For the first time ever, my Mother and Father are in Asia. The occasion is my Father’s 70th birthday, and I am thrilled to spend it with him in my new country.
I am the child of migrants following WW2, an Irish Father and Polish Mother. This heritage meant the history of the war in Europe was always a part of our family story, but until I lived in the Philippines, my knowledge of the Pacific War was sketchy.
So, seizing the opportunity, I took my parents to visit the Manila American Cemetery and Memorial, not perhaps the most joyful of family outings, but a meaningful one all the same.
In an eerie coincidence, we made our visit on October 20 – the 70th anniversary of U.S troops landing on Leyte. Within that following week, the Japanese Navy is defeated and President Osmena is reinstated to office.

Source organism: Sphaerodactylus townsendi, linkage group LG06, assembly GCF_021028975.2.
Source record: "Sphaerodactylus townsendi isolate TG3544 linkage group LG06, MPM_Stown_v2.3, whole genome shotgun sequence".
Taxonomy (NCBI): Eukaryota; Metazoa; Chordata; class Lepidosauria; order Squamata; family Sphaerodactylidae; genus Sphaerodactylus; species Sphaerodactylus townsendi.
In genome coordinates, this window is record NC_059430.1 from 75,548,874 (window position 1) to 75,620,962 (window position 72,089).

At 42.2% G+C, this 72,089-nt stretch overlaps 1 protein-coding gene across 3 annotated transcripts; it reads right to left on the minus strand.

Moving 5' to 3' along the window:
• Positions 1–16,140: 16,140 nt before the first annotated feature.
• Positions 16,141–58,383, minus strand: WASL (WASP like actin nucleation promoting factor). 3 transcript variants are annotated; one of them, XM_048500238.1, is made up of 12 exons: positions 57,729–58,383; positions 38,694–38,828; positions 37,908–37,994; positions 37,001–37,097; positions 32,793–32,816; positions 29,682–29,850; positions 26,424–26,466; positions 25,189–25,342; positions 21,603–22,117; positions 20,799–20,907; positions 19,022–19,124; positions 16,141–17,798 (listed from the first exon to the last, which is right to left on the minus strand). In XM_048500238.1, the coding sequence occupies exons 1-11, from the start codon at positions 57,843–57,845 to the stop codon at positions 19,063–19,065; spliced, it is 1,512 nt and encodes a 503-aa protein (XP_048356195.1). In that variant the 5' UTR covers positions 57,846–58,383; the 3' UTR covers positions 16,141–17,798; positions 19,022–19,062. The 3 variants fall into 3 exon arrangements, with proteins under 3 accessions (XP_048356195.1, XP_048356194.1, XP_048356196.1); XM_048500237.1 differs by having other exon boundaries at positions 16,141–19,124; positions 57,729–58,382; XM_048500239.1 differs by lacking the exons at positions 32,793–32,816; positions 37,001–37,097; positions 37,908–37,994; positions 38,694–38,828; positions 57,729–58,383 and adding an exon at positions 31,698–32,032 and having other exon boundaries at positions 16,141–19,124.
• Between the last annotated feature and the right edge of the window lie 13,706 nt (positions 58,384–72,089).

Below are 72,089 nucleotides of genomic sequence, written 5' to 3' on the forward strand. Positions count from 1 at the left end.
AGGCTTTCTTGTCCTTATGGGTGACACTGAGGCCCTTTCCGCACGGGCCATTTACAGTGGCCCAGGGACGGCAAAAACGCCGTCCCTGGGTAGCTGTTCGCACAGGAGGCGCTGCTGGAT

The cemetery is over 150 acres large, overlooking now BGC and what was McKinley Fort. It is the largest American cemetery of casualties of WW2, with a total of 17,201 soldiers laid to rest, most of whom were killed in action in New Guinea and the Philippines.
Carved into large limestone slabs are the names of those missing in battle, 36,285 in total. Within these hemicycles there are painstakingly created mosaics detailing each of the battles which took place in the Pacific, China, India and Burma.
At the centre of the memorial is the Chapel, an extraordinary interior of blue mosaic tiles and a traditional psalm on the left wall.
It is a beautiful and sad reminder of a terrible time, but also gives great hope and has an extraordinary sense of calm about it. And seeing the rows upon rows of Crucifix lined up, one realises the sheer scale of the war which changed our world forever.